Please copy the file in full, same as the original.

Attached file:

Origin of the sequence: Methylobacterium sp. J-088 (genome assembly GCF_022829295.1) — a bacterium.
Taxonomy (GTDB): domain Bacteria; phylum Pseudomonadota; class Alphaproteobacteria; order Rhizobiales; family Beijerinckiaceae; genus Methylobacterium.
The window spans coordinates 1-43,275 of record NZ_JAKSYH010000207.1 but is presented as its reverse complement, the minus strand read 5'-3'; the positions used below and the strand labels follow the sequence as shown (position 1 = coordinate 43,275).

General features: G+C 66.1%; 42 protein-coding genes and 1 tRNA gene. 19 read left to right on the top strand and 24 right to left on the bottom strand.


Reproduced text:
Origin of the sequence: Methylobacterium sp. J-088 (genome assembly GCF_022829295.1) — a bacterium.
Taxonomy (GTDB): domain Bacteria; phylum Pseudomonadota; class Alphaproteobacteria; order Rhizobiales; family Beijerinckiaceae; genus Methylobacterium.
The window spans coordinates 1-43,275 of record NZ_JAKSYH010000207.1 but is presented as its reverse complement, the minus strand read 5'-3'; the positions used below and the strand labels follow the sequence as shown (position 1 = coordinate 43,275).

General features: G+C 66.1%; 42 protein-coding genes and 1 tRNA gene. 19 read left to right on the top strand and 24 right to left on the bottom strand.